The Sunrise option has been thoroughly considered and is superior for the community and the church than any alternative. The partnership with Sunrise would provide the facility and resources for the church to not only expand and sustain its own life and mission, but to develop new and exciting community-oriented services and other creative programming, including educational and arts-related activities. It has the added benefit of meeting the community's need for additional senior assisted living facilities, and allows the church to work with a partner whose mission to care for older adults and individuals with memory loss aligns with our commitment to care for those in need and honor those who at one time cared for us.

If the church had to go to a back-up option, it would be a partnership with a compatible church or other religious institution where the project would be by-right. Criteria would be a qualified partner who shared an inclusive, justice-oriented, community perspective grounded in the historical biblical and theological foundations of the Christian faith, and one which would have the resources to fully develop the site to the maximum permitted zoning parameters in order to optimize resources and the combined mission.

Without a religious partner as described above, the church would consider another option of selling to a religious organization within or outside of the Christian faith or possibly one of the other two western monotheistic traditions if they believed their presence would be a positive contribution to the community. A final option could be a sale to a secular buyer with the capacity to develop the site and pay full market value. This option is also based on providing maximum resources for the church’s mission.

Q: Will the new building be designed as sensitively as other Sunrises in the area?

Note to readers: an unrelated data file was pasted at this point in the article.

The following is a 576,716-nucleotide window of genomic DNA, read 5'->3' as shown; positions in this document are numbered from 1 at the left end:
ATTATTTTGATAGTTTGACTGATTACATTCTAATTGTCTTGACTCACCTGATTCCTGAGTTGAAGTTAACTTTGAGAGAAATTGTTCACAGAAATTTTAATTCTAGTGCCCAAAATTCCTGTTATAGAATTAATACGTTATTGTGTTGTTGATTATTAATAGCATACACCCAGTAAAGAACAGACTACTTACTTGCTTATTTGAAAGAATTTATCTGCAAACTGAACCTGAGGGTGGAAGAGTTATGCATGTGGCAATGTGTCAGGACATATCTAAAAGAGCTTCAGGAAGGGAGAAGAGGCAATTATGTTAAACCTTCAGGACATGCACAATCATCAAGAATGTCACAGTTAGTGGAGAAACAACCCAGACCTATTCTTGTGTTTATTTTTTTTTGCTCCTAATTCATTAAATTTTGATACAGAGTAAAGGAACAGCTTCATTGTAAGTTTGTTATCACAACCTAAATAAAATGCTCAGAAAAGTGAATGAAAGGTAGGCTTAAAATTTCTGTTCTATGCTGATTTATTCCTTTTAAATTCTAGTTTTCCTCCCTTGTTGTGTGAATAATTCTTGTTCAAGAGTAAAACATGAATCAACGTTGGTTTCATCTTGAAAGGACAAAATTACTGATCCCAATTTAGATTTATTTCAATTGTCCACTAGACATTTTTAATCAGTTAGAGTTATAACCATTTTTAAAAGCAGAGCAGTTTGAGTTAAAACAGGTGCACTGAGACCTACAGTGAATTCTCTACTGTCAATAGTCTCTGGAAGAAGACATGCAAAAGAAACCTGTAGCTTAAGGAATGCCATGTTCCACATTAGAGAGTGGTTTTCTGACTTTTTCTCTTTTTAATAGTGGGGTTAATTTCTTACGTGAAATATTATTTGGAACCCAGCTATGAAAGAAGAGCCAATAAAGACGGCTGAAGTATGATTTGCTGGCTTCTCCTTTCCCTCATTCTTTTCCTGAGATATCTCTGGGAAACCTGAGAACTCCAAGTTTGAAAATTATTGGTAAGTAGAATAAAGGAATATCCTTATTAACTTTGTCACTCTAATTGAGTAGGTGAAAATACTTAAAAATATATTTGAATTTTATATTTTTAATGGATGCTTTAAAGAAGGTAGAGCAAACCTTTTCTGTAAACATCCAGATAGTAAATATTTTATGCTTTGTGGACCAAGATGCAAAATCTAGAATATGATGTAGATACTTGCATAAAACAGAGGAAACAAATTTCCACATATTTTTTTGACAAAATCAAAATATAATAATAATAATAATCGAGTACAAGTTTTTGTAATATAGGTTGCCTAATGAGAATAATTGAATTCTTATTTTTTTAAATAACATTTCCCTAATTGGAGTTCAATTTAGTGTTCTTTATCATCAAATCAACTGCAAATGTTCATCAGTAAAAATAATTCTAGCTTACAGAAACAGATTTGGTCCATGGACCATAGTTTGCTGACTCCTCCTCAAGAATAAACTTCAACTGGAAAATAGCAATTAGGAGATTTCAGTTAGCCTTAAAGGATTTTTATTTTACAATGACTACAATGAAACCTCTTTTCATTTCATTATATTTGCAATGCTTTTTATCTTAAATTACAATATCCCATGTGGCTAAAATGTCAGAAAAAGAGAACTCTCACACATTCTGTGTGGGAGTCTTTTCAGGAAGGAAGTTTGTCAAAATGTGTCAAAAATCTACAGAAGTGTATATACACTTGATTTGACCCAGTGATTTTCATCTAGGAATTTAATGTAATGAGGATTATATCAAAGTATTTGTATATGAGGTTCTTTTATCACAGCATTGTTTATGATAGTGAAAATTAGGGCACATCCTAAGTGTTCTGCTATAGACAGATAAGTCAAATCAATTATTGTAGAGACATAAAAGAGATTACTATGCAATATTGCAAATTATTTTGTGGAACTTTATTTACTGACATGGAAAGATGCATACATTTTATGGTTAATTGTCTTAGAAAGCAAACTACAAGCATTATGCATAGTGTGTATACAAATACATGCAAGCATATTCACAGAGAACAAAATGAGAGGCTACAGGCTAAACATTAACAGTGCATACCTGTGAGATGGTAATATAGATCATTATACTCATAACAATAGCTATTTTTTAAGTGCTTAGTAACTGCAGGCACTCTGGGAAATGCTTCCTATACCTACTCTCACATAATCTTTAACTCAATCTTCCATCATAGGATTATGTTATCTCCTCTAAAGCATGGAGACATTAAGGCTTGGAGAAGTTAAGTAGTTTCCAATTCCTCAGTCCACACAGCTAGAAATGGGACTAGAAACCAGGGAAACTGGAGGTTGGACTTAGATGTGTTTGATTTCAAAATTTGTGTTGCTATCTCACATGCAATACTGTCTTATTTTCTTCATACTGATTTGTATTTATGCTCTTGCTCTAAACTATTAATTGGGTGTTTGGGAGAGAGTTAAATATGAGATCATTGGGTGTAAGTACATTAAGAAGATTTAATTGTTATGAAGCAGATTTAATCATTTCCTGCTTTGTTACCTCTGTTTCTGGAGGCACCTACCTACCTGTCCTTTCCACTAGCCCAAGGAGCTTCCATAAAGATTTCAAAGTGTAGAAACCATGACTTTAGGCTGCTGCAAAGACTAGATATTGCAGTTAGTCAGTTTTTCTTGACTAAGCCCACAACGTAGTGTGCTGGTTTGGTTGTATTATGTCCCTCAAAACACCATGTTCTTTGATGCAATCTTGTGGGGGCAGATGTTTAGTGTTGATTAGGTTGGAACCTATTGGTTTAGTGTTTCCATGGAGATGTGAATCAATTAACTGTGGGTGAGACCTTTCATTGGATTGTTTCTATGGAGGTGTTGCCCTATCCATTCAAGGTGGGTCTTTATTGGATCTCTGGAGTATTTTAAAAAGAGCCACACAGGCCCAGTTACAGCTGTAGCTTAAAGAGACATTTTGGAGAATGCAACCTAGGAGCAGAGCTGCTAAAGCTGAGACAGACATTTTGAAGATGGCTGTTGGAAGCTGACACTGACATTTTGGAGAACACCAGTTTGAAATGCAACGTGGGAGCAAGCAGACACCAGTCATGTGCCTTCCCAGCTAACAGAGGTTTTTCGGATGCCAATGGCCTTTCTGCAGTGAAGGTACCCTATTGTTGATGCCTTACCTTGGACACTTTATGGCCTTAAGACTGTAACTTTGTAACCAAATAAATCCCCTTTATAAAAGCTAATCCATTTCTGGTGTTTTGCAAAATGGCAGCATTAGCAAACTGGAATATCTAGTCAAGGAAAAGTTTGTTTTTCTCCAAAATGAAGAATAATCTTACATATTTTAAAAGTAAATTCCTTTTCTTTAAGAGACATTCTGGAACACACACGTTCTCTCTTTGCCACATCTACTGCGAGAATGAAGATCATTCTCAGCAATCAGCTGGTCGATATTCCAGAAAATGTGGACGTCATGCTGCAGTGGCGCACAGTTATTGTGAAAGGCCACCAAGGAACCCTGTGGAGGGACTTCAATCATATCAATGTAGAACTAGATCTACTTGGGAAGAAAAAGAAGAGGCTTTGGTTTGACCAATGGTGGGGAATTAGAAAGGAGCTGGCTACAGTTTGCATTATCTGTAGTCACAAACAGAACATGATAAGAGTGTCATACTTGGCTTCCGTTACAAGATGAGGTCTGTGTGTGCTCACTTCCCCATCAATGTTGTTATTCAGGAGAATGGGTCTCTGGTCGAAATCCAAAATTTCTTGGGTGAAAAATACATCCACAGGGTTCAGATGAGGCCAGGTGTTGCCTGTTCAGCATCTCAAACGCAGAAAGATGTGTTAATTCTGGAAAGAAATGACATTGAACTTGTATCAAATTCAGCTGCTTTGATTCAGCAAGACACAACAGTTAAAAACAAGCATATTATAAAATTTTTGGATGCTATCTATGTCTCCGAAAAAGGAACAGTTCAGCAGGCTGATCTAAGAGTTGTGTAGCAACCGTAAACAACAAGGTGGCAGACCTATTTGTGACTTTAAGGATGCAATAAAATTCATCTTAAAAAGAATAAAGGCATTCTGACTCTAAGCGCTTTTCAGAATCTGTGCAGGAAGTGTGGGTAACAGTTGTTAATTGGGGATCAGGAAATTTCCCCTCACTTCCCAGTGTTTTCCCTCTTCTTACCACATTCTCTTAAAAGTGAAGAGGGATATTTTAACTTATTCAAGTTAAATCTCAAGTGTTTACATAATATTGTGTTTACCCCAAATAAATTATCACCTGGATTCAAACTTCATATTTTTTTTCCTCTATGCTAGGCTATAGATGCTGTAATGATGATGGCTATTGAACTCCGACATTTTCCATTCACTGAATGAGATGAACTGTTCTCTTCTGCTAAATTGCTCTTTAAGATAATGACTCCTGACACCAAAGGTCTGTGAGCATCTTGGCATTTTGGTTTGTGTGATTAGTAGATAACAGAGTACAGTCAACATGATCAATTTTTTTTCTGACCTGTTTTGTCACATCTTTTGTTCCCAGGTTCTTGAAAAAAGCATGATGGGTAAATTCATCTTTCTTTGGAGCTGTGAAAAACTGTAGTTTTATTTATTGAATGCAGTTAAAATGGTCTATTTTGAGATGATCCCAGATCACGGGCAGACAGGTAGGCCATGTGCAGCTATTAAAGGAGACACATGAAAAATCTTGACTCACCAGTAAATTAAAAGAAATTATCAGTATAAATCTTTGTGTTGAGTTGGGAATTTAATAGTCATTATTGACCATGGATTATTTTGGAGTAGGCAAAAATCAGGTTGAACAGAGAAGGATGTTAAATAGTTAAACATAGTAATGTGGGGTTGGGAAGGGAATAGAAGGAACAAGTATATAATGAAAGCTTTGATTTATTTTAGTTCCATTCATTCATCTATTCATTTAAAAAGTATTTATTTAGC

A: Yes. In fact, Sunrise is using the same architect that designed the Connecticut Avenue project. It is critical for Sunrise to build communities that look and feel homelike and comfortable to the pedestrian on the street. Our residents and their families expect that a Sunrise will be their home in a caring environment versus a typical non-descript apartment building. As such, the exterior appearance, from the architectural details, to the building colors, rooflines, landscaping and even the rocking chairs on the porch, are Sunrise signature elements and create a warm, welcoming aesthetic. This new development will be special, as it integrates a distinctive yet aesthetically complementary religious edifice within the overall building.

Q: Who will live in the Sunrise building?

A: Seventy percent of current Sunrise residents live within 10-15 minutes of their home, family and friends. For example, at the Sunrise on Connecticut Avenue, most of the residents have lived in the area for years. The average age of a Sunrise resident is 86 years old.

Q: What services does Sunrise provide?

A: Sunrise is an assisted living and memory care provider. Assisted living allows residents to be cared for in a professionally managed and senior friendly community. Residents are provided all their basic living needs including three daily meals, utilities, housekeeping, laundry, activities, and transportation. Residents also have the ability to be provided care for their activities of daily living (ADLs). These include eating, bathing, dressing, toileting, transferring (walking) and continence. All services are personalized for the resident. Residents with dementia and memory loss can get specialized care in different areas within the building. These neighborhoods provide a separate type of enriching programming and specialized security for these residents.

Q: Will this be a nursing home?

A: No. Skilled nursing or rehabilitation services are covered by Medicare or Medicaid for either long term or a short fixed period of time after a hospitalization. Medicare does not cover custodial care (such as assistance with feeding, bathing, and dressing), if that is the only care needed. These communities provide clinical care for seniors. These facilities are more closely aligned with a hospital environment.